Interest building for Vail Valley version of Colorado’s CareerWise apprenticeship program | VailDaily.com

Interest building for Vail Valley version of Colorado’s CareerWise apprenticeship program

EDWARDS — Pete Palmgren has been looking for years for some kind of apprenticeship program to bring young workers into his business. One of those programs is getting ready to launch this fall.

Palmgren, the owner of Encore Electric, was one of a few dozen people to attend a Wednesday, Jan. 24, information session about CareerWise Colorado.

That nonprofit group is already operating apprenticeship programs in Denver, Cherry Creek, Jefferson and Grand Junction school districts. Eagle County will be the first rural district to participate.

Students start in their junior year of high school, continue through 12th grade and add another year of education and training, either through delayed graduation or participation in college programs.

“When students are treated like adults, they behave like adults.”Ebony TransouProgram manager, CareerWise Financial Services

Recommended Stories For You

When finished, participants will be ready for professional jobs.

For instance, the positions that will be offered in Eagle County include construction estimator and project coordinator positions, accounting, maintenance and hospitality.

The whole CareerWise program is relatively new and was sparked by founder Noel Ginsburg's inability to find qualified employees for his own firm, Intertech Plastics.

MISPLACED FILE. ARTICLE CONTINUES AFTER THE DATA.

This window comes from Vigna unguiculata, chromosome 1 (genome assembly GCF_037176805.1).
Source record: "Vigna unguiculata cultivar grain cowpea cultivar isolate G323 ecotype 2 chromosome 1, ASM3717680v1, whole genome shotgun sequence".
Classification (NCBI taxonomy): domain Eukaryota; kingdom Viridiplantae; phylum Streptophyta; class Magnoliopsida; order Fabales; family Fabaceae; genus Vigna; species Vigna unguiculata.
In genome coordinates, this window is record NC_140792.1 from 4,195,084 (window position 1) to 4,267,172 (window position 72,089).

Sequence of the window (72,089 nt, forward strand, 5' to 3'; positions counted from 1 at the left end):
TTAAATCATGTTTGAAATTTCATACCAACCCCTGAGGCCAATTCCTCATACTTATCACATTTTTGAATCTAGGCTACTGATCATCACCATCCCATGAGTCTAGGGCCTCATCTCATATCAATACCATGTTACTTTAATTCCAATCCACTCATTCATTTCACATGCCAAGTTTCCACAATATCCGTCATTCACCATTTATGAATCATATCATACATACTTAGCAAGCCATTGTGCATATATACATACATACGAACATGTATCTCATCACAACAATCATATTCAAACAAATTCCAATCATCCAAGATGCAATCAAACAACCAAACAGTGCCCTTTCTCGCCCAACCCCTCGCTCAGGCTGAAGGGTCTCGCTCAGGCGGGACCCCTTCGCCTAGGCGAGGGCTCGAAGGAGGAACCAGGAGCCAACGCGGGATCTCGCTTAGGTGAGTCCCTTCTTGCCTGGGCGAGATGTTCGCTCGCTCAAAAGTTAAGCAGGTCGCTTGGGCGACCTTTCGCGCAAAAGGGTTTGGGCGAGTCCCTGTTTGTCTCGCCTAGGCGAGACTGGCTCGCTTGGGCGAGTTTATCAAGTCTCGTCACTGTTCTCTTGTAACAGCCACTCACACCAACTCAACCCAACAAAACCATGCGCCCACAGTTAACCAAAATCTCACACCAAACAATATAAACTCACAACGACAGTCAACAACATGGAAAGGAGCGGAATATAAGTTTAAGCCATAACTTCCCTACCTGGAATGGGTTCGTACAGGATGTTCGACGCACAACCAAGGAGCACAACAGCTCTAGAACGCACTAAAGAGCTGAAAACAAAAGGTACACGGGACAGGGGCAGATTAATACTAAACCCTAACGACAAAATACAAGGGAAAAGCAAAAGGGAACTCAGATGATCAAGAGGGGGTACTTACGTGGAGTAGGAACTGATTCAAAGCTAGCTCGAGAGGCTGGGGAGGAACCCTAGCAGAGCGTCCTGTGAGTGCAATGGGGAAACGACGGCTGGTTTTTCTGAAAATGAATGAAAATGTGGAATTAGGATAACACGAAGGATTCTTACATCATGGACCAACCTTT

The Euro Model

Ginsburg became interested in the Swiss and German apprenticeship models and visited Switzerland to learn more.

In 2016, Ginsburg and a Colorado delegation that included Gov. John Hickenlooper visited again.

With help from donors, school districts and several state agencies, CareerWise was born. The project has an ambitious goal: creating 20,000 apprenticeships per year within a decade.

While Eagle County's program is starting small — a deliberate idea — Vail Valley Partnership CEO Chris Romer said the idea at the local level is to have 20 percent of all high school students participating within the next 12 to 15 years.

The apprenticeship model will have students splitting time between school and paid work for those three years. In the third year, participants will be working 32 hours per week. To get into the program, students have to interview for their positions. It's just like finding a real job because it is a real job.

"It's a business-centric approach," Romer told the group.

CareerWise helps businesses develop plans and training programs and helps create plans for individual students.

Apprenticeships don't work out sometimes, but so far, people have been surprised just how quickly students adapt to adult environments.

"When students are treated like adults, they behave like adults," CareerWise Financial Services Program Manager Ebony Transou told the group.

Debbie Marquez, the former co-owner of Fiesta's New Mexican Cafe and Cantina in Edwards, said bringing young apprentices from the ProStart culinary training program into that operation was generally successful.